August 2010

Crossposted from NRDC Switchboard.

Yesterday, on a stormy, rain-splattered Sunday, fishermen and their families from four Gulf Coast states drove to Captain Anderson’s Marina in Panama City, FL. It was the same day the Panama City News Herald front page featured a huge photo of President Obama swimming happily with his daughter in the nearby Gulf. “Dive in, Mr. President,” the headline screamed.

This message comes from Delores Suarez, a citizen advocate working with fishermen on the Gulf Coast. In her message she refers to: Dr. William (Bill)  Walker, Director of the Mississippi Department of Marine Resources, Mark Stewart, Mississippi fisherman, Richard Gollott, Mississippi's Department of Marine Resources commissioner for the commercial seafood industry, and Linda St. Martin, former Shrimp boat owner working with the Sierra Club.

I was listening to kpft in Houston and heard this great talk on TUC Radio with Julia Whitty.  I've been particularly concerned with the discussion on what the short and long term environmental impacts of the bp drilling disaster are going to look like.  Much of the media has been reporting that most of the oil is gone.

Crossposted from NRDC Switchboard.

Down a winding road that hugs the water of Bayou La Batre in southern Alabama, out-of-work shrimp boats float quietly along the piers. Near the end of the road, the Alabama state dock houses a dozen twin-engine, steel-hulled boats that BP has under contract to do oil cleanup work. Police cars guard the entrance.  

This Op-Ed was published in the Biloxi-Gulfport Sun Herald on July 30, 2010.

It is only fair that Gulf Coast residents should get the same chance to shape the future of oil and gas development in our region that Alaskans did following the Exxon Valdez spill. Unfortunately, citizens’ councils that have proved effective in guiding responsible development in Alaska are not part of a Gulf of Mexico drilling bill now before Congress. They should be.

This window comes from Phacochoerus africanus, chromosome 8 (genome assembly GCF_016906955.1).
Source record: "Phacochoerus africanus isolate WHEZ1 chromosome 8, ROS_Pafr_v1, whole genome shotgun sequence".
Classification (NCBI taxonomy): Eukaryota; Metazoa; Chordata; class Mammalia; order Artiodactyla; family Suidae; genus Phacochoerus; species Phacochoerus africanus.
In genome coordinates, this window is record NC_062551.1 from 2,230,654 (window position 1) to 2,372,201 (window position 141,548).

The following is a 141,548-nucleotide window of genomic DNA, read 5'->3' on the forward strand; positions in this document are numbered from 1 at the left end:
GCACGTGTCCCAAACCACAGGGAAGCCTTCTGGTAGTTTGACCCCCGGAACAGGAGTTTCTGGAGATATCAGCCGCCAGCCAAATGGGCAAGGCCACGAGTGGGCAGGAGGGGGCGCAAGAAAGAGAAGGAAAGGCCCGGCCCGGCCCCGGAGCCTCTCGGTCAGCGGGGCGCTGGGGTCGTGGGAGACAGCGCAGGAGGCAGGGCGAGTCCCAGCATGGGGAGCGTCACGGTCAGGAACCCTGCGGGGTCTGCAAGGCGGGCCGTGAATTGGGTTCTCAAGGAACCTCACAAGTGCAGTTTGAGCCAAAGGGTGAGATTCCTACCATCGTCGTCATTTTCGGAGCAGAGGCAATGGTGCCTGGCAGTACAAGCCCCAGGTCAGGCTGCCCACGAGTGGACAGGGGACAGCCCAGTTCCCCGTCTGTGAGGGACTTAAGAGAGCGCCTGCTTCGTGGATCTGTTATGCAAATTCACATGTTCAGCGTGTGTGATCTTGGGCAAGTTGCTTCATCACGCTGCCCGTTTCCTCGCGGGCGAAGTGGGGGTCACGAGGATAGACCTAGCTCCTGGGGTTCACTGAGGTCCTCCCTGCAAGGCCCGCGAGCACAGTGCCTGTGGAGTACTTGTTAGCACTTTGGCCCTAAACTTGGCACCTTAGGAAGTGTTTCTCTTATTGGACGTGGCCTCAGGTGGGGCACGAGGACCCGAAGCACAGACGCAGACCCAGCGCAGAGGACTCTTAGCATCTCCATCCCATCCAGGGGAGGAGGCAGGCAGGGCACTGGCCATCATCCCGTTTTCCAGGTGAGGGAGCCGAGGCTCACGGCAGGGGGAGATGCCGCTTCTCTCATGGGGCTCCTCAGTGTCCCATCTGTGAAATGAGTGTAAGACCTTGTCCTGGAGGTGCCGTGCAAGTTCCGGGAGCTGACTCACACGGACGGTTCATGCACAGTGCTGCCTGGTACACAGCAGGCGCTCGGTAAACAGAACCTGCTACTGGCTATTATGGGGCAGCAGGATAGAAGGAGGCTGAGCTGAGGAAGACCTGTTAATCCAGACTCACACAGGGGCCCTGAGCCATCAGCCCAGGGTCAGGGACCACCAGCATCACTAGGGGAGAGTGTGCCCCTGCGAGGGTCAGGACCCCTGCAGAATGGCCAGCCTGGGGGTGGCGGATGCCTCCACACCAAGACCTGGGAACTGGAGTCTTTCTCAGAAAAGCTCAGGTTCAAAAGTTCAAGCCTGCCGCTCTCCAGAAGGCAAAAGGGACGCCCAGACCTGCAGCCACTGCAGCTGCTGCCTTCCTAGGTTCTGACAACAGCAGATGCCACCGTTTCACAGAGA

Despite the media frenzy that Hurricane Katrina brought to the Gulf Coast, many communities in the region felt that they were either misunderstood or overlooked. That invisibility translated into a failed recovery in many communities where citizens are still without basic needs, including permanent, affordable housing. We are determined that the communities most effected by the BP disaster will be heard and that we will not repeat the mistakes of the past. Bridge the Gulf is an important tool that we intend to use wisely and creatively in this movement for self-determination.

Like most Gulf state Department heads, Dr. William Walker of the Mississippi Dept of Marine Resources is a virtual "one man gang." Until and unless the eminent Haley Barbour himself calls up to weigh in, Walker answers to no one.

When asked at a recent public forum by US Navy Secretary Ray Mabus to tell the audience which exact body or group of people in Mississippi had considered public health and safety in ruling to re-open State waters and beaches impacted by the now-capped BP Oil gusher - Doctor Walker bellowed from the back of the packed room, "I did!"

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